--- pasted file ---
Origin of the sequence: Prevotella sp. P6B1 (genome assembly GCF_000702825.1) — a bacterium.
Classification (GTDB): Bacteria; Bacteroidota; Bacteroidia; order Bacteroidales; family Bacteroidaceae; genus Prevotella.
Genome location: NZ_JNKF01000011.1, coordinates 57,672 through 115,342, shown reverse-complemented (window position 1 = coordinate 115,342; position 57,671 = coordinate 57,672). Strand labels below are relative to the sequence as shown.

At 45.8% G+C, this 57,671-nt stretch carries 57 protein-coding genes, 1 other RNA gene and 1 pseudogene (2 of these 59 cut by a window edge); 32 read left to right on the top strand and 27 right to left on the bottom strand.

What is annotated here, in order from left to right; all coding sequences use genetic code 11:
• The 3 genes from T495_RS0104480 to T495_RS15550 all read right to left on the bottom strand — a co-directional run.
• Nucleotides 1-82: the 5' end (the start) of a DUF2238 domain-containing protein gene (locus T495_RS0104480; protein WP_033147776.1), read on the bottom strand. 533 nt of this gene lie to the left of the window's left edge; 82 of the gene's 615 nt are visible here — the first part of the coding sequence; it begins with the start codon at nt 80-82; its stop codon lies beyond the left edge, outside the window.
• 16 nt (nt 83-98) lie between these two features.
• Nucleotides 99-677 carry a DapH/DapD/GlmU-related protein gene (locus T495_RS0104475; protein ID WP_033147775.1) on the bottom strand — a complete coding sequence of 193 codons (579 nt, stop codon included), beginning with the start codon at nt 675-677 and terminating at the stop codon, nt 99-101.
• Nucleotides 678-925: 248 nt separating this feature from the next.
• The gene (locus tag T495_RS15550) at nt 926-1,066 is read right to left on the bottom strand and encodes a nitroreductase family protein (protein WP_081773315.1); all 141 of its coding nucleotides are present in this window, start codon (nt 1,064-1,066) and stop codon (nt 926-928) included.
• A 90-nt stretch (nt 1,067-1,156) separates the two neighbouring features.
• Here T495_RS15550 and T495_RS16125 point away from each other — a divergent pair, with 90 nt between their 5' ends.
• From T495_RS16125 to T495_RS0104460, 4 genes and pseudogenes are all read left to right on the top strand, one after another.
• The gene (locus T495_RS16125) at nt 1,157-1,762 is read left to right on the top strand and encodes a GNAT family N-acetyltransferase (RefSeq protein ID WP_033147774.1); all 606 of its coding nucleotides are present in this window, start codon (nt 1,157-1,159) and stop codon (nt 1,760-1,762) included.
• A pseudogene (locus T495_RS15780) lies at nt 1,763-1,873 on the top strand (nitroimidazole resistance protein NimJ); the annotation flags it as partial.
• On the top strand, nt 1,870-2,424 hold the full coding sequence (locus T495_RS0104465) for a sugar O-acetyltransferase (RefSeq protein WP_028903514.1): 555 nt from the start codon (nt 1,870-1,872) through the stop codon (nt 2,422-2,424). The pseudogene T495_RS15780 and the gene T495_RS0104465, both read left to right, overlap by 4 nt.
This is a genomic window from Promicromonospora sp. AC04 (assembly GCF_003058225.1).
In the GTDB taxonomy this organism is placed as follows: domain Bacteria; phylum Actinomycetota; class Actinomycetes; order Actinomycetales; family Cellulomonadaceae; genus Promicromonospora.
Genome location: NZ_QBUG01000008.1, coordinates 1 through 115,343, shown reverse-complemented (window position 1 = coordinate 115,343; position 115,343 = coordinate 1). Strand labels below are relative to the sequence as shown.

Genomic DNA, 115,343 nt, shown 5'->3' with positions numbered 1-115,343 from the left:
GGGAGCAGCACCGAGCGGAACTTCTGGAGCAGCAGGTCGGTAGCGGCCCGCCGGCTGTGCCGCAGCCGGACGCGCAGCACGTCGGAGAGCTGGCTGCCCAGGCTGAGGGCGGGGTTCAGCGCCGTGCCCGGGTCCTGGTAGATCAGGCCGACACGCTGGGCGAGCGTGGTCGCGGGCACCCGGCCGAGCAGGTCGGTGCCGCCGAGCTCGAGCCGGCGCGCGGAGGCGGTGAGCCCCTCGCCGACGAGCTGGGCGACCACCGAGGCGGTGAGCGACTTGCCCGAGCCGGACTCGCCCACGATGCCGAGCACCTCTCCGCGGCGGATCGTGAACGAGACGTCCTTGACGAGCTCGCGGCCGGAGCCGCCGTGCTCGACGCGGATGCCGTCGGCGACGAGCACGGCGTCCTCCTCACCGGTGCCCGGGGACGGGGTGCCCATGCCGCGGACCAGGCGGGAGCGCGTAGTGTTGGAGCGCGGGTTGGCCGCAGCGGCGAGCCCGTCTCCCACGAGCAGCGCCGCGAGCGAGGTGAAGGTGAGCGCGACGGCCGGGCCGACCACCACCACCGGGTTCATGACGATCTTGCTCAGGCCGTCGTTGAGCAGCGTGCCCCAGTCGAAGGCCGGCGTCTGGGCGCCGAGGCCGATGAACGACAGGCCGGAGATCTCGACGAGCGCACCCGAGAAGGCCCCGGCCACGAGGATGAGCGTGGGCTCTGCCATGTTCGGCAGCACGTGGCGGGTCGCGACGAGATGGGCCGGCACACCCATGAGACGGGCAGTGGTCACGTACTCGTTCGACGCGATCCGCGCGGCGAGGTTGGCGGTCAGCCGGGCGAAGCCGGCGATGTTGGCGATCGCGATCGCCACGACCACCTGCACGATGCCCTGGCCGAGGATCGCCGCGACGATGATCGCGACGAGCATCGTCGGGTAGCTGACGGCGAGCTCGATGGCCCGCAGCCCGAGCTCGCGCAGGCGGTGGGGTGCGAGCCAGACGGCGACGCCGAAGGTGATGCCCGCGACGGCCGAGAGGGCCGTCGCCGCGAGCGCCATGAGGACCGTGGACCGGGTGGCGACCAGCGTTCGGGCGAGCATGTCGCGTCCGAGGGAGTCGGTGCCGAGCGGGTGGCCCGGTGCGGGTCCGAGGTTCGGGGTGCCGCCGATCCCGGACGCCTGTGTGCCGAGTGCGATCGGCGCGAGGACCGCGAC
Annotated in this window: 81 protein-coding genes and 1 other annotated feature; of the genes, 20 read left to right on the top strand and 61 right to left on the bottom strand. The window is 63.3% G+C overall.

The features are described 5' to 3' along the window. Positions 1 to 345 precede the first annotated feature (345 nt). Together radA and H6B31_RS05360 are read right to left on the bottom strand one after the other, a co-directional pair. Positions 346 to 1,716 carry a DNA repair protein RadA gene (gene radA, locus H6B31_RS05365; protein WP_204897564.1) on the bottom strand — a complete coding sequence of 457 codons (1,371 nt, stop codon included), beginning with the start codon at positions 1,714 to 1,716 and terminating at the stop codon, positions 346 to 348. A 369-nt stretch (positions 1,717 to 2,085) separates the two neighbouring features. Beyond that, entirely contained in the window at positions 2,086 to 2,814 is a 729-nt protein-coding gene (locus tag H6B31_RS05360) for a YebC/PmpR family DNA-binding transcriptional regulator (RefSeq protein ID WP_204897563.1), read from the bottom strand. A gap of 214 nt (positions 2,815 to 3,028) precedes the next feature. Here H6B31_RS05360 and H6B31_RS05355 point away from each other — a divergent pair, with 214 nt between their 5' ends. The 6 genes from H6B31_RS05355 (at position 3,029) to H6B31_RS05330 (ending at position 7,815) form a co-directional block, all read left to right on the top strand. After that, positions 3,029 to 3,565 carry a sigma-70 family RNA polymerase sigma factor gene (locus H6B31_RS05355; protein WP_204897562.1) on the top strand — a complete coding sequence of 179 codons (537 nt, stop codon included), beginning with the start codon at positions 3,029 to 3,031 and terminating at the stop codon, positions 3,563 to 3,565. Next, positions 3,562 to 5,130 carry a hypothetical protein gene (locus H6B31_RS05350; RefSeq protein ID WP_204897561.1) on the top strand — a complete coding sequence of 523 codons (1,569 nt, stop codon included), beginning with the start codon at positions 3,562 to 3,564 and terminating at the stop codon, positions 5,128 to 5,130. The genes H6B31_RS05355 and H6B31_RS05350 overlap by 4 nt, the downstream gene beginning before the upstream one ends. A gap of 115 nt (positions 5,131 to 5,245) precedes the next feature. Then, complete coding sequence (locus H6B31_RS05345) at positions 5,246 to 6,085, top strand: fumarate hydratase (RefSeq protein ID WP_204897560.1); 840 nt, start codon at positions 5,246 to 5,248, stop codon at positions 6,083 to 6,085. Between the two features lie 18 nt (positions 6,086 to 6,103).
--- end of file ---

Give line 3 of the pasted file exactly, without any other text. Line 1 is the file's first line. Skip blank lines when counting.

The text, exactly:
Genome location: NZ_JNKF01000011.1, coordinates 57,672 through 115,342, shown reverse-complemented (window position 1 = coordinate 115,342; position 57,671 = coordinate 57,672). Strand labels below are relative to the sequence as shown.